The Irish Santa


Mike Feeney threw a lighted match into the rusted half-barrel of firewood he had scrounged from nearby abandoned buildings and watched as the flames grew. He settled beneath the concrete bridge that had become home, and tightened a tattered blanket around his emaciated frame. He knew the fire would attract other hapless vagrants, but he didn’t mind. Numbers brought safety, company and conversation. They could share a bottle of whiskey or the stale bread he had pulled from a dumpster earlier that day.With any luck somebody would have a gram or two of cut cocaine, enough to fight the withdrawal symptoms that had begun to gnaw at him and make him shiver. With New York temperatures set to plummet to minus five this Christmas Eve, Mike needed all the help he could muster to make it to Christmas Day.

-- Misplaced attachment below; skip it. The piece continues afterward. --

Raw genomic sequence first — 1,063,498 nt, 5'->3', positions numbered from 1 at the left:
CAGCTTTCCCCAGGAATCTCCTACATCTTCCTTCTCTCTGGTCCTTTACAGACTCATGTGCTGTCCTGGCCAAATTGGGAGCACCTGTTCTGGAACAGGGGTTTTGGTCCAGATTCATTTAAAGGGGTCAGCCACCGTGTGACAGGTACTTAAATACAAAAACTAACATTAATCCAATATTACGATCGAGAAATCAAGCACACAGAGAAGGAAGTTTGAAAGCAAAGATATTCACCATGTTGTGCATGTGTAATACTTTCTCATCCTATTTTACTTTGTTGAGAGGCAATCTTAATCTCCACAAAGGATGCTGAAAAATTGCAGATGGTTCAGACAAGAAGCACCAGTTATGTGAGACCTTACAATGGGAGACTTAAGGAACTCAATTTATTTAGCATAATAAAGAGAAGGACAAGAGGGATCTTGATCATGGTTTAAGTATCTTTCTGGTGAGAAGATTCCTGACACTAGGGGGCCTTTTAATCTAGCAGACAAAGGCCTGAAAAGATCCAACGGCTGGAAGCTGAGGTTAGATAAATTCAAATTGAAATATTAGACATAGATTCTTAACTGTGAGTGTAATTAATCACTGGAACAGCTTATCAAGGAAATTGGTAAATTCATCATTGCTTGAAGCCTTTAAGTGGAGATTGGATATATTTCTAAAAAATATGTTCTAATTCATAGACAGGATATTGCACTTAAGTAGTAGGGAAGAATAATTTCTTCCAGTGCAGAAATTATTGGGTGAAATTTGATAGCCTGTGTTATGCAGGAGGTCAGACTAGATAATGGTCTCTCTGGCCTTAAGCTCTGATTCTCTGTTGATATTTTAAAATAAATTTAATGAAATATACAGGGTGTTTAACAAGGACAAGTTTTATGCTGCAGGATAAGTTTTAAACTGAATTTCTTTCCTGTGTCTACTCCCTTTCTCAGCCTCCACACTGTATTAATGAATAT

Twenty minutes later, as darkness fell, an old African American gentleman approached. “Mind if I share?” he said, pointing at the fire. “I won’t be no trouble, no trouble at all, sir.”

“Be my guest,” Mike replied, gesturing to a spot beside him.

The old man dropped his two stuffed trash bags and held his hands over the flames. He shuddered, tightened the rope securing his ragged coat and looked to where Mike sat. “Gonna be a cold one, my friend.”

“Sure is. Don’t suppose you have anything could warm us up? I’ve a bit of bread and a whack of cheese myself. Maybe we could share?”

“Cheese! Now there’s a delicacy I haven’t tasted in a while. I’ve a drop of watered-down whiskey. I reckon we could have ourselves a right good dinner after a while.”





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